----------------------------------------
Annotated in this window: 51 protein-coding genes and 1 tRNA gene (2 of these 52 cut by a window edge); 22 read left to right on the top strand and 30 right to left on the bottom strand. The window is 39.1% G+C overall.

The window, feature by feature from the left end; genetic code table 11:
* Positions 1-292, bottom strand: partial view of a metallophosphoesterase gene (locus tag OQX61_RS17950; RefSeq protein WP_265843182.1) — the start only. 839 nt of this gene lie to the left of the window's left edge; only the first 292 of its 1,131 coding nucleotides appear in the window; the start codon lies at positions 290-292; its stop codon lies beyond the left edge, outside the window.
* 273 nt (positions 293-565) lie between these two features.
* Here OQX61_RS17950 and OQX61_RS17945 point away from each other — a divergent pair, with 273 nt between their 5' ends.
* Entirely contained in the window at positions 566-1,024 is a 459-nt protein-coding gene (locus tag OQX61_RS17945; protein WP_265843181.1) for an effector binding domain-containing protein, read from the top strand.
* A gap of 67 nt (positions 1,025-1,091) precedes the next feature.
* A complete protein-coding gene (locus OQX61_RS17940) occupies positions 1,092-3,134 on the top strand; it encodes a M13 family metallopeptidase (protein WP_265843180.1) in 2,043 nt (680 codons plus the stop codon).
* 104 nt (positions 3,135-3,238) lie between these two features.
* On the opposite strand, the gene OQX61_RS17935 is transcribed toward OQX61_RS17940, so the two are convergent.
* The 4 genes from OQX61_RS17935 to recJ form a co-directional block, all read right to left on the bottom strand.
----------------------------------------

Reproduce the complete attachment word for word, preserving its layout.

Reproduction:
Annotated in this window: 51 protein-coding genes and 1 tRNA gene (2 of these 52 cut by a window edge); 22 read left to right on the top strand and 30 right to left on the bottom strand. The window is 39.1% G+C overall.

The window, feature by feature from the left end; genetic code table 11:
* Positions 1-292, bottom strand: partial view of a metallophosphoesterase gene (locus tag OQX61_RS17950; RefSeq protein WP_265843182.1) — the start only. 839 nt of this gene lie to the left of the window's left edge; only the first 292 of its 1,131 coding nucleotides appear in the window; the start codon lies at positions 290-292; its stop codon lies beyond the left edge, outside the window.
* 273 nt (positions 293-565) lie between these two features.
* Here OQX61_RS17950 and OQX61_RS17945 point away from each other — a divergent pair, with 273 nt between their 5' ends.
* Entirely contained in the window at positions 566-1,024 is a 459-nt protein-coding gene (locus tag OQX61_RS17945; protein WP_265843181.1) for an effector binding domain-containing protein, read from the top strand.
* A gap of 67 nt (positions 1,025-1,091) precedes the next feature.
* A complete protein-coding gene (locus OQX61_RS17940) occupies positions 1,092-3,134 on the top strand; it encodes a M13 family metallopeptidase (protein WP_265843180.1) in 2,043 nt (680 codons plus the stop codon).
* 104 nt (positions 3,135-3,238) lie between these two features.
* On the opposite strand, the gene OQX61_RS17935 is transcribed toward OQX61_RS17940, so the two are convergent.
* The 4 genes from OQX61_RS17935 to recJ form a co-directional block, all read right to left on the bottom strand.